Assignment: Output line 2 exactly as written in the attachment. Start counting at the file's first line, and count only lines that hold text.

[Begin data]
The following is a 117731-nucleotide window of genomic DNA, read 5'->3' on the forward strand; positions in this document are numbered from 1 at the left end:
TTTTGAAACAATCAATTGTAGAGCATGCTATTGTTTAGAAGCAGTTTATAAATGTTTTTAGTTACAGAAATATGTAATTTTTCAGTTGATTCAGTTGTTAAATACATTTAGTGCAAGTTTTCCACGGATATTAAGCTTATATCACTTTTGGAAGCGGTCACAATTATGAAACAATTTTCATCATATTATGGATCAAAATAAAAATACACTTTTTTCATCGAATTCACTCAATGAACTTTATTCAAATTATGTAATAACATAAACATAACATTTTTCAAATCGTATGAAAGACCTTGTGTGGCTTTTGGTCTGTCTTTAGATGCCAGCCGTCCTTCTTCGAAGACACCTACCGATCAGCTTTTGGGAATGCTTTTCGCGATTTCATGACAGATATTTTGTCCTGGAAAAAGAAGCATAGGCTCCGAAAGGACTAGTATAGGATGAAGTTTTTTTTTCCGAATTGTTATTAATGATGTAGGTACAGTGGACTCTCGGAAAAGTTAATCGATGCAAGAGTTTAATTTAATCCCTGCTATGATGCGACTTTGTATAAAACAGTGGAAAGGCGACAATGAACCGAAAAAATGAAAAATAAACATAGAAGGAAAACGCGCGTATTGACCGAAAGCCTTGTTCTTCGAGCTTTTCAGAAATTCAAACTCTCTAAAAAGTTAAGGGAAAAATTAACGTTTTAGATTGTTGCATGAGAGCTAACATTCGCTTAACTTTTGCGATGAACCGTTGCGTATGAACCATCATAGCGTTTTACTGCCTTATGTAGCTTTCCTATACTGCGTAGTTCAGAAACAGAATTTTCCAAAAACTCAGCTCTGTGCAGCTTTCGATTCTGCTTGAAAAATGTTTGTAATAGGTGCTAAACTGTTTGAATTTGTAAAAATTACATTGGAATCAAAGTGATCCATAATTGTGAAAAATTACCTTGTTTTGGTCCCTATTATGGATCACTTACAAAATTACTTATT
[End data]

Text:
TTTTGAAACAATCAATTGTAGAGCATGCTATTGTTTAGAAGCAGTTTATAAATGTTTTTAGTTACAGAAATATGTAATTTTTCAGTTGATTCAGTTGTTAAATACATTTAGTGCAAGTTTTCCACGGATATTAAGCTTATATCACTTTTGGAAGCGGTCACAATTATGAAACAATTTTCATCATATTATGGATCAAAATAAAAATACACTTTTTTCATCGAATTCACTCAATGAACTTTATTCAAATTATGTAATAACATAAACATAACATTTTTCAAATCGTATGAAAGACCTTGTGTGGCTTTTGGTCTGTCTTTAGATGCCAGCCGTCCTTCTTCGAAGACACCTACCGATCAGCTTTTGGGAATGCTTTTCGCGATTTCATGACAGATATTTTGTCCTGGAAAAAGAAGCATAGGCTCCGAAAGGACTAGTATAGGATGAAGTTTTTTTTTCCGAATTGTTATTAATGATGTAGGTACAGTGGACTCTCGGAAAAGTTAATCGATGCAAGAGTTTAATTTAATCCCTGCTATGATGCGACTTTGTATAAAACAGTGGAAAGGCGACAATGAACCGAAAAAATGAAAAATAAACATAGAAGGAAAACGCGCGTATTGACCGAAAGCCTTGTTCTTCGAGCTTTTCAGAAATTCAAACTCTCTAAAAAGTTAAGGGAAAAATTAACGTTTTAGATTGTTGCATGAGAGCTAACATTCGCTTAACTTTTGCGATGAACCGTTGCGTATGAACCATCATAGCGTTTTACTGCCTTATGTAGCTTTCCTATACTGCGTAGTTCAGAAACAGAATTTTCCAAAAACTCAGCTCTGTGCAGCTTTCGATTCTGCTTGAAAAATGTTTGTAATAGGTGCTAAACTGTTTGAATTTGTAAAAATTACATTGGAATCAAAGTGATCCATAATTGTGAAAAATTACCTTGTTTTGGTCCCTATTATGGATCACTTACAAAATTACTTATT